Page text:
Mark Hangartner, chair of the Auckland Rainbow Church, reaches out to our Christian LGBT+ readers and gives us a message of hope and community. A shortened version of this message was published in our December 2016 issue.

At Christmas, we reflect on the life of a person who was born in a cattle-shed and quickly became a refugee, fleeing a child-killing tyrant. This image of Jesus going through some of the difficulties experienced by people today, gives hope for a struggling world.


2016 has been a tumultuous year. Whether it has been the election results, referenda, war-torn nations, or the recent earthquakes, many people are asking what’s happening in the world today. The lives of LGBT+ people get caught up in all this, particularly when religious leaders portray God as one who sends suffering as a punishment. Thankfully, this warped image of God as the causer of earthquakes is unfounded. Jesus admonished those with that same distorted view in John 9, when he was asked if the parents’ sin caused a man to be born blind. He answered that God did not cause the blindness, but instead that the curing of that blindness allows people to see the love of God in the world. In the same way, we saw some good things happen after the earthquake – whole communities of strangers quickly came together to feed, shelter and care for one other. We need to find hope and faith as we work together, so all may enjoy the wonders of this land for years to come.

Brian Tamaki’s recent comments about the Kaikoura earthquake has been roundly condemned. The strong reaction to Brian Tamaki’s earthquake comments shows the strength of New Zealanders’ belief in fairness and solidarity with the marginalised.

This is also a rejection of homophobia. Following on huge and overblown protests against civil unions in 2015 as an attack on “gay power”, a new low has been reached in 2016 with trying to blame us for the earthquakes. This is a rejection of a nasty but persistent theology which ascribes to an angry and vengeful God punishment by way of natural disasters.  

The age-old question asks, “why do some people suffer especially in unexpected disasters?” For those who believe in God this becomes a bit more pointed: “why does God allow good people to suffer, and possibly bad people to prosper?” Is the idea that God wants or needs to punish some people fixed in our minds? The answer from Destiny Church, which links certain sins to certain natural disasters is no longer convincing, if ever it was. If there is any good to come out of this it is to see the unanimous reaction from politicians to church leaders.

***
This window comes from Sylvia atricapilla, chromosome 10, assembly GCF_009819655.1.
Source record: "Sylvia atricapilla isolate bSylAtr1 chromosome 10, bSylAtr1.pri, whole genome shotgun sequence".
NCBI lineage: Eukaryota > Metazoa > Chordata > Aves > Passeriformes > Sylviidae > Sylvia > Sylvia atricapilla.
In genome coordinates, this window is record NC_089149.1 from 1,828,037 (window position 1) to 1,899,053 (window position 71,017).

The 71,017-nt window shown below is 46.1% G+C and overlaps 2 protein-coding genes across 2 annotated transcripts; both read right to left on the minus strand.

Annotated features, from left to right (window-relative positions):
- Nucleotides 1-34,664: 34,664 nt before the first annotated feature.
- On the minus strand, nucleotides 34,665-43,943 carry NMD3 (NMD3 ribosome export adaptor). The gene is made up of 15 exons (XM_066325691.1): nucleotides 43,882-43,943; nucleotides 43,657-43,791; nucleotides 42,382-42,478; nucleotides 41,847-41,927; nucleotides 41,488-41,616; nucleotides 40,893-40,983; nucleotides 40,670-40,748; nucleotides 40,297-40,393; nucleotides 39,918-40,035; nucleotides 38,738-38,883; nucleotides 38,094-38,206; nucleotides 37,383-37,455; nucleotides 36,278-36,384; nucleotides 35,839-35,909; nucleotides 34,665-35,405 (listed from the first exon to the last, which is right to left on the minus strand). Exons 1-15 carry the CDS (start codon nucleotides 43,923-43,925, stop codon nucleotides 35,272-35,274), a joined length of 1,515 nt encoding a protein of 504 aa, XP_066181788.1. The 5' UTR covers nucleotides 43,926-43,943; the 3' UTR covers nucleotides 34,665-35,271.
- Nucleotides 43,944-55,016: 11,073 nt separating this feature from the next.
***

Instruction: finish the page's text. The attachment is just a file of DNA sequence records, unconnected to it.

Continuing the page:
If anyone thinks the Bible gives any support to this warped view of a punishing God they would be quite wrong. In the book of Job, this very question is addressed.  The character Job protests he is has done nothing to deserve the suffering he endures. Three friends come to console him but their constant refrain of “God punishes wickedness” exasperates Job so that he calls on God to answer his accusation. Cut to the end of the story and Job’s fortunes are restored, his integrity is affirmed and God is angry at the friends for their words.  Neither does the book of Leviticus support in any way Mr Tamaki’s views.

Over Labour Weekend, the Awaken Conference brought together a rich variety of LGBT+ Christians from across New Zealand. We heard from Justin Lee, who managed to see through religious homophobia where he was growing up in North Carolina, and started the Gay Christian Network. Over that weekend we were able to share many stories both of frustration with churches and encouragement for LGBT+ in those churches. People made new friends, shared their stories and encouraged one another. Out of this conference, the Diverse Church network will continue to support and connect LGBT+ Christians together, enabling them to create positive change in their faith communities. 

There are indeed strong signs of hope in NZ but as this latest furore shows there is still work to be done. A clear and compassionate response in the face of natural disaster is the Christian response; finger pointing and biblical intolerance is not.

Christmas can be a difficult time for many. Feelings of isolation and loss can be most keenly felt when others are celebrating. Family expectations and frictions are also at their worst at this time. On Sunday 11 December, at 7.30pm, Auckland Rainbow Community Church welcomes everyone with a combined carol service at St Matthew-in-the-City. This is a good chance to celebrate together, but also to reflect on the deeper meaning of Christmas. 

The St Matthew’s Christmas Eve service of carols starts at 10.30pm. All are also welcome to an informal service on Christmas Day at 5pm, with a small party directly afterwards.